2009 Financial Institutions Rewards Programs—Consumer Insights
First Data Competitive Intelligence conducted the Consumer Loyalty Study with 2,449 U.S. consumers in April 2009. The study focuses on rewards programs with Financial Institutions (FIs), the travel sector and the retail sector. This CI Market Brief focuses on consumer insights regarding rewards for the FI sector. Sample sizes completing the survey for specific rewards programs are as follows: Bank Credit Card (n=290); Debit Card (n=286); Gas Credit Card (n=135); Department Store Credit Card (n=197).
1. Membership in Credit Card Rewards Programs Decreases while Debit Membership Increases
The number of consumers reporting they have a credit card with a rewards program from a bank or credit union has fallen from 71 percent in 2008 to 67 percent in 2009. Significantly more consumers report having a debit card with a rewards program in 2009 (45 percent) compared to 2008 (34 percent).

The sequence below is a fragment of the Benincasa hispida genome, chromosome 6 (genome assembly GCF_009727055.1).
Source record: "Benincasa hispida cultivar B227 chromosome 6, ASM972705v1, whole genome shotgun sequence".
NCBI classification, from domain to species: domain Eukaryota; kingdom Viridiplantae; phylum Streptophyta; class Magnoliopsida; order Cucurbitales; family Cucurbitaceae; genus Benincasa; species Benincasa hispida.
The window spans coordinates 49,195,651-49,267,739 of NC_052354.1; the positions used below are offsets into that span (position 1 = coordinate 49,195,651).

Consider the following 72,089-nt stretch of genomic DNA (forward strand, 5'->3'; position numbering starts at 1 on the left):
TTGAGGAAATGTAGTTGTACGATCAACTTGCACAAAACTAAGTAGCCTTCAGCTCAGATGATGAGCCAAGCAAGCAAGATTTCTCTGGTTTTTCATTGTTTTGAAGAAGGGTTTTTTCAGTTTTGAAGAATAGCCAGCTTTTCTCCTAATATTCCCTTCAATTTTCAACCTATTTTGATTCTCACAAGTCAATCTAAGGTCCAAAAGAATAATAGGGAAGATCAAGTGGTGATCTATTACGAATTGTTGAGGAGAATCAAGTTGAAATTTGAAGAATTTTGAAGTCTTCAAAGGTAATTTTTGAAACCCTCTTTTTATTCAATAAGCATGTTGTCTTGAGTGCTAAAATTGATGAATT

2. Credit and Debit Rewards Members Equally Satisfied with Programs
Nineteen percent of consumers who are members of credit or debit rewards programs rated their satisfaction with the programs at 19 percent (Top-2 box score) compared to an overall satisfaction with rewards programs of 23 percent.
3. Debit Card Least Influential Rewards Program
Forty-one percent of debit card rewards program members reported that the programs had “no influence” in their choice of FI.
4. Gas Rewards Programs Used Most Often
Gas rewards programs tied to a credit card are used “every time” or “most of the time” by 76 percent of gas rewards members.
5. Majority of FI Members Not Willing to Pay More for Program Benefits
Roughly 70 percent of consumers who are members of FI loyalty programs reported that they were not willing to pay a higher interest rate for a card with loyalty rewards. Of those members willing to pay a higher interest rate, gas credit cards have the highest average additional amount at 2 percent.